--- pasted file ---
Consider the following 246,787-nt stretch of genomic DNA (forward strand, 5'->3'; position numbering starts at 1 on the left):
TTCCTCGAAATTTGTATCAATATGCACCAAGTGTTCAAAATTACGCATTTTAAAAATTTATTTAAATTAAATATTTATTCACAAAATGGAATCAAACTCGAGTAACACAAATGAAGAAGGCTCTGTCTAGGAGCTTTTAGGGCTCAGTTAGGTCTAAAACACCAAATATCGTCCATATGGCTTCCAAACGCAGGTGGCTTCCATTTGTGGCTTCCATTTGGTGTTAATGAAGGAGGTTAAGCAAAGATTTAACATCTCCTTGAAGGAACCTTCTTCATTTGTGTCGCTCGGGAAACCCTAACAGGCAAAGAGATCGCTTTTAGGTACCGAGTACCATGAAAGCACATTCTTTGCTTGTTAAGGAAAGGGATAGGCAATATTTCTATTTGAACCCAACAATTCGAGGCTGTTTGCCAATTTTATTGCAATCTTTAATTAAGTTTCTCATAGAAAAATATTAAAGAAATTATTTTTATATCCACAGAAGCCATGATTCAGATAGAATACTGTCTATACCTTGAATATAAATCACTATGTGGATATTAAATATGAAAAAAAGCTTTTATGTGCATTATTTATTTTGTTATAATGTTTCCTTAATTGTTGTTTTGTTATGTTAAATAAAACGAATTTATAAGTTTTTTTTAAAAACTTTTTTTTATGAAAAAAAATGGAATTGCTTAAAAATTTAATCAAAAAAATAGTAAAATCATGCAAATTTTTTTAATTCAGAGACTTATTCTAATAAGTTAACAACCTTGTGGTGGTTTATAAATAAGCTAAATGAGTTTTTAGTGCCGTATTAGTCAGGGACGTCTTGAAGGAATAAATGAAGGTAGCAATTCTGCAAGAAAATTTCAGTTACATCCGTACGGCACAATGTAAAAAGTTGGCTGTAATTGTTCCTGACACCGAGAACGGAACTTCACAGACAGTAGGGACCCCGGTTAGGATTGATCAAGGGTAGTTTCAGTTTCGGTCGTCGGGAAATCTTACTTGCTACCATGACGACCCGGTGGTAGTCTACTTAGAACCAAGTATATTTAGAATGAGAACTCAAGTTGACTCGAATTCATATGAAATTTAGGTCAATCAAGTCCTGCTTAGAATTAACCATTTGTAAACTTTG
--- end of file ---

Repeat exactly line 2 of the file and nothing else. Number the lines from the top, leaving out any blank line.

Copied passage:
TTCCTCGAAATTTGTATCAATATGCACCAAGTGTTCAAAATTACGCATTTTAAAAATTTATTTAAATTAAATATTTATTCACAAAATGGAATCAAACTCGAGTAACACAAATGAAGAAGGCTCTGTCTAGGAGCTTTTAGGGCTCAGTTAGGTCTAAAACACCAAATATCGTCCATATGGCTTCCAAACGCAGGTGGCTTCCATTTGTGGCTTCCATTTGGTGTTAATGAAGGAGGTTAAGCAAAGATTTAACATCTCCTTGAAGGAACCTTCTTCATTTGTGTCGCTCGGGAAACCCTAACAGGCAAAGAGATCGCTTTTAGGTACCGAGTACCATGAAAGCACATTCTTTGCTTGTTAAGGAAAGGGATAGGCAATATTTCTATTTGAACCCAACAATTCGAGGCTGTTTGCCAATTTTATTGCAATCTTTAATTAAGTTTCTCATAGAAAAATATTAAAGAAATTATTTTTATATCCACAGAAGCCATGATTCAGATAGAATACTGTCTATACCTTGAATATAAATCACTATGTGGATATTAAATATGAAAAAAAGCTTTTATGTGCATTATTTATTTTGTTATAATGTTTCCTTAATTGTTGTTTTGTTATGTTAAATAAAACGAATTTATAAGTTTTTTTTAAAAACTTTTTTTTATGAAAAAAAATGGAATTGCTTAAAAATTTAATCAAAAAAATAGTAAAATCATGCAAATTTTTTTAATTCAGAGACTTATTCTAATAAGTTAACAACCTTGTGGTGGTTTATAAATAAGCTAAATGAGTTTTTAGTGCCGTATTAGTCAGGGACGTCTTGAAGGAATAAATGAAGGTAGCAATTCTGCAAGAAAATTTCAGTTACATCCGTACGGCACAATGTAAAAAGTTGGCTGTAATTGTTCCTGACACCGAGAACGGAACTTCACAGACAGTAGGGACCCCGGTTAGGATTGATCAAGGGTAGTTTCAGTTTCGGTCGTCGGGAAATCTTACTTGCTACCATGACGACCCGGTGGTAGTCTACTTAGAACCAAGTATATTTAGAATGAGAACTCAAGTTGACTCGAATTCATATGAAATTTAGGTCAATCAAGTCCTGCTTAGAATTAACCATTTGTAAACTTTG